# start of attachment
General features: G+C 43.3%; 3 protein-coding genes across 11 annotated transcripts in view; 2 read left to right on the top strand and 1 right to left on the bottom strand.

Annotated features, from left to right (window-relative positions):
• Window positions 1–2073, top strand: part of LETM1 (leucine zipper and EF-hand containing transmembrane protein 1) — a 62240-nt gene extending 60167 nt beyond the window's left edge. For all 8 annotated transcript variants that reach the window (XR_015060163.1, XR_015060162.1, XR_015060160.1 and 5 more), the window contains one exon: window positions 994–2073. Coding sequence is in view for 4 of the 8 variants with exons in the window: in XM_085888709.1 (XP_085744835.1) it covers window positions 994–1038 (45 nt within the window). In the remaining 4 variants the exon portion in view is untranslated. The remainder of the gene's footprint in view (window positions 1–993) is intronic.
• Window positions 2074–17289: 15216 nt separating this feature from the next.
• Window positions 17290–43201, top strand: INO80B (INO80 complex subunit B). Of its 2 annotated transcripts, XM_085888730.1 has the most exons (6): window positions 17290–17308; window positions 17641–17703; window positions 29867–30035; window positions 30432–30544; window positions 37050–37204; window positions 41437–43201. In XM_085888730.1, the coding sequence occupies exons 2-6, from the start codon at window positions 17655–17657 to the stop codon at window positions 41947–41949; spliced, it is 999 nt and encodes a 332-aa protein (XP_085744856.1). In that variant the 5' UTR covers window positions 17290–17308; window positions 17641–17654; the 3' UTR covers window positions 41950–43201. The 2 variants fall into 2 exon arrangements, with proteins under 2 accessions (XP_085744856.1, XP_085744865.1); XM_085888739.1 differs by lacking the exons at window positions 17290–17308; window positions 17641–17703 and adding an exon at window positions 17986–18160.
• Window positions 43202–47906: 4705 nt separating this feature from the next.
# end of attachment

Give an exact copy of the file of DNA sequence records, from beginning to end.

General features: G+C 43.3%; 3 protein-coding genes across 11 annotated transcripts in view; 2 read left to right on the top strand and 1 right to left on the bottom strand.

Annotated features, from left to right (window-relative positions):
• Window positions 1–2073, top strand: part of LETM1 (leucine zipper and EF-hand containing transmembrane protein 1) — a 62240-nt gene extending 60167 nt beyond the window's left edge. For all 8 annotated transcript variants that reach the window (XR_015060163.1, XR_015060162.1, XR_015060160.1 and 5 more), the window contains one exon: window positions 994–2073. Coding sequence is in view for 4 of the 8 variants with exons in the window: in XM_085888709.1 (XP_085744835.1) it covers window positions 994–1038 (45 nt within the window). In the remaining 4 variants the exon portion in view is untranslated. The remainder of the gene's footprint in view (window positions 1–993) is intronic.
• Window positions 2074–17289: 15216 nt separating this feature from the next.
• Window positions 17290–43201, top strand: INO80B (INO80 complex subunit B). Of its 2 annotated transcripts, XM_085888730.1 has the most exons (6): window positions 17290–17308; window positions 17641–17703; window positions 29867–30035; window positions 30432–30544; window positions 37050–37204; window positions 41437–43201. In XM_085888730.1, the coding sequence occupies exons 2-6, from the start codon at window positions 17655–17657 to the stop codon at window positions 41947–41949; spliced, it is 999 nt and encodes a 332-aa protein (XP_085744856.1). In that variant the 5' UTR covers window positions 17290–17308; window positions 17641–17654; the 3' UTR covers window positions 41950–43201. The 2 variants fall into 2 exon arrangements, with proteins under 2 accessions (XP_085744856.1, XP_085744865.1); XM_085888739.1 differs by lacking the exons at window positions 17290–17308; window positions 17641–17703 and adding an exon at window positions 17986–18160.
• Window positions 43202–47906: 4705 nt separating this feature from the next.